6/25/2006 8:33 PM  
Blogger Theory_of_me said...

Marriage is a sham. So what, that he didn't marry her.

6/28/2006 12:24 AM  
Blogger David Apatoff said...

Oh, my.

Well... give it a little while, you'll find someone else.

6/28/2006 11:18 AM  
Blogger Stan Shaw said...

Maybe Lewin did'nt want to wind up like his first wife.
Or perhaps she had enough of him.

6/28/2006 2:31 PM  
Blogger Theory_of_me said...

Obviously, it wasn't "true love" since they were willing to end it over something as worthless as marriage.

6/28/2006 10:37 PM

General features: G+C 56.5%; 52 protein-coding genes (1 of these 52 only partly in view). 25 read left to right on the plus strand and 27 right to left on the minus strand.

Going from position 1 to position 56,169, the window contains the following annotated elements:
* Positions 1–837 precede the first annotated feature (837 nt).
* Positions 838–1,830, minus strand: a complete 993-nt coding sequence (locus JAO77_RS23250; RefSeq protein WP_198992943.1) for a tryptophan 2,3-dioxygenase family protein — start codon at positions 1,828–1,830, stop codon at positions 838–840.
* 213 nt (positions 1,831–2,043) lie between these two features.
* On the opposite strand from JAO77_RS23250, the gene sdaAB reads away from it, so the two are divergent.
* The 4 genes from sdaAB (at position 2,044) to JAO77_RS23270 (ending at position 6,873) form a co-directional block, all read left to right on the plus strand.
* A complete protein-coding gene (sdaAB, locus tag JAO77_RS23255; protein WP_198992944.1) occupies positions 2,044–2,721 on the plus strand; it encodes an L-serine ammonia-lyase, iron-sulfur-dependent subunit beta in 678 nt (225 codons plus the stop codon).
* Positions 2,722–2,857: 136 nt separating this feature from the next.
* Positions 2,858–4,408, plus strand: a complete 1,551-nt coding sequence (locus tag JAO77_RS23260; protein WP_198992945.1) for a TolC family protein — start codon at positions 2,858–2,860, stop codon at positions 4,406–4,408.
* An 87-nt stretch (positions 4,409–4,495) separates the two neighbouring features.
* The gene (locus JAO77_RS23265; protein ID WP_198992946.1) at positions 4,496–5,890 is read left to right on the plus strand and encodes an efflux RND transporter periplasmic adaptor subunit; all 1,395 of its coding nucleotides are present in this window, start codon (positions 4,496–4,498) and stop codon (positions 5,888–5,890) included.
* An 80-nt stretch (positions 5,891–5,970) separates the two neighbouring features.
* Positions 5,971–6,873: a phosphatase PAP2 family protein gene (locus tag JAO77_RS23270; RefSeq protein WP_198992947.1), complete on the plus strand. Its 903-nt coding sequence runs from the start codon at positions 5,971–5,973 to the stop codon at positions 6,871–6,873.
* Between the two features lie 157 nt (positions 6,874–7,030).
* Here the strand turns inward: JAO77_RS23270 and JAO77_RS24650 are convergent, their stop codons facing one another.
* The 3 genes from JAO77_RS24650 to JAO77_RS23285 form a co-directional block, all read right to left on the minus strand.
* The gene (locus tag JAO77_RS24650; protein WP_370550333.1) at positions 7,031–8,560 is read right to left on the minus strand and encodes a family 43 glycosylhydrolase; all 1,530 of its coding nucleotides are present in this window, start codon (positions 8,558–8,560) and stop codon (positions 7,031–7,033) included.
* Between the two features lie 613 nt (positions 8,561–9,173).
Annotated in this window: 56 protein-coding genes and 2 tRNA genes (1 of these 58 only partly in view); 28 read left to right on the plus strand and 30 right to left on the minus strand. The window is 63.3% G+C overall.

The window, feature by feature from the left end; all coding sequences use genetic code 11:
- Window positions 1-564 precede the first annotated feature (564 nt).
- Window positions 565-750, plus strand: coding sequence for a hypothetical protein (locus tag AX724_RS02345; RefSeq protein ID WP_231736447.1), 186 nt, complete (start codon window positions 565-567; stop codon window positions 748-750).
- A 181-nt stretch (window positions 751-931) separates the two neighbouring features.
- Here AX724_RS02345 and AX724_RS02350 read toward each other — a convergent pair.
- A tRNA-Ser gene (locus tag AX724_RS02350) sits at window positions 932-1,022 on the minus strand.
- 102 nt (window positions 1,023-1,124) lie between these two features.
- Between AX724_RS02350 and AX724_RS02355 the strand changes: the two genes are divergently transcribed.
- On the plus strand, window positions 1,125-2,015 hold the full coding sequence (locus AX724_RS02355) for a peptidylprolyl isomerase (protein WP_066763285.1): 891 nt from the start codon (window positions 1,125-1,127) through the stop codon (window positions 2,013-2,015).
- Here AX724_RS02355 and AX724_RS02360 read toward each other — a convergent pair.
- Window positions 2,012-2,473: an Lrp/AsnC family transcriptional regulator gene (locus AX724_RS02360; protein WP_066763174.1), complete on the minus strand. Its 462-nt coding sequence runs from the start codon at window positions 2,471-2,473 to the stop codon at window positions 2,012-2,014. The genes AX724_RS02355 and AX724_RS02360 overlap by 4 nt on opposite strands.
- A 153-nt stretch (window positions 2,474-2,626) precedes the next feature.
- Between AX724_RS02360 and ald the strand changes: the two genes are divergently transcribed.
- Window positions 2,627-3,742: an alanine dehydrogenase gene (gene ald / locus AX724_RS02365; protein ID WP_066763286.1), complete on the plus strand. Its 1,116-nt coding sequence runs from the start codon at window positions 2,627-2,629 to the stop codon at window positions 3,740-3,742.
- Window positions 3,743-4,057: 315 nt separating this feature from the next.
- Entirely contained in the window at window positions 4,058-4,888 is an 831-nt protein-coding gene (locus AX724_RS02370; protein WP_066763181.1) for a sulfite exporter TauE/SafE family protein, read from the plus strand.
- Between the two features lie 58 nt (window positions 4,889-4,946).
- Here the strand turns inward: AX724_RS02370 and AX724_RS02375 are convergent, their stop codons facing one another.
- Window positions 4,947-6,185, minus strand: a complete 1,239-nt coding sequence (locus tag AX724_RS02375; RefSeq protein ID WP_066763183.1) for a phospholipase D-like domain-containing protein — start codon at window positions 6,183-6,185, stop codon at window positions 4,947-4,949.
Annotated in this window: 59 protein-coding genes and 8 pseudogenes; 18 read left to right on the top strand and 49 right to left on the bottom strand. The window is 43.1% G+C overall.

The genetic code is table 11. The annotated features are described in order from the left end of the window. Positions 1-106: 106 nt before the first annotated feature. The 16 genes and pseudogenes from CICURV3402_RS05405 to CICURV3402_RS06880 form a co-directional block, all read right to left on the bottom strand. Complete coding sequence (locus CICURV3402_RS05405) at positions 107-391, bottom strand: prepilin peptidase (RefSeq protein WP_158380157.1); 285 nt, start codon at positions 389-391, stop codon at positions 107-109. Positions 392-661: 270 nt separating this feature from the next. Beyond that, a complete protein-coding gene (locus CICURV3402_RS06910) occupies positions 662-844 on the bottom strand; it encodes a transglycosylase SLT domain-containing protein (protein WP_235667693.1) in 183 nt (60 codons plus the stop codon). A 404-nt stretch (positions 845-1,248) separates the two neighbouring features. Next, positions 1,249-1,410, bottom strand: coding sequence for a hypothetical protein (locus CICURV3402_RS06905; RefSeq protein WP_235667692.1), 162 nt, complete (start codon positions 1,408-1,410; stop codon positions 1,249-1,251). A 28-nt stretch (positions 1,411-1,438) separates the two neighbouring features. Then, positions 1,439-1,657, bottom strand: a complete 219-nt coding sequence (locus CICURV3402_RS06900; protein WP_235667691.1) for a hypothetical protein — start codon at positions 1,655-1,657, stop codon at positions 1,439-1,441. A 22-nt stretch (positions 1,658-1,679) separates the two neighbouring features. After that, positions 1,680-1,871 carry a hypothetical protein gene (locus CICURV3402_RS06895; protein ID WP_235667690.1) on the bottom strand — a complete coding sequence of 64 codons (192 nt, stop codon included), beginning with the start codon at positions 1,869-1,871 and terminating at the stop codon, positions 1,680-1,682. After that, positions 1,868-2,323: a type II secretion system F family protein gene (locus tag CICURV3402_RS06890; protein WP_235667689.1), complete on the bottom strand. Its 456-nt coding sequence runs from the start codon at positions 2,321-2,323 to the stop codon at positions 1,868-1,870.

Anonymous Penguin said...

It was a different time. Not to get far, far off subject, but applying our ideals of marriage to them is unfair and unfit.

6/29/2006 9:00 AM  
Blogger Theory_of_me said...

Marriage is still highly valued in our society.

I don't see how this is veering off-topic. The subject is "Artists in Love." Can an artist ever truly dedicate himself to another person? Wouldn't he have to choose art over mere romance? Erotic love is just raw material for the creation of art.

6/29/2006 9:42 AM  
Blogger David Apatoff said...

I am fascinated that an artist with such perfect pitch for romantic illustration was so tone deaf when it came to real life commitment. He had boundless imagination in so many ways, yet somehow couldn't imagine himself married to Sue. I guess that's the difference between fairy tale love and real relationships.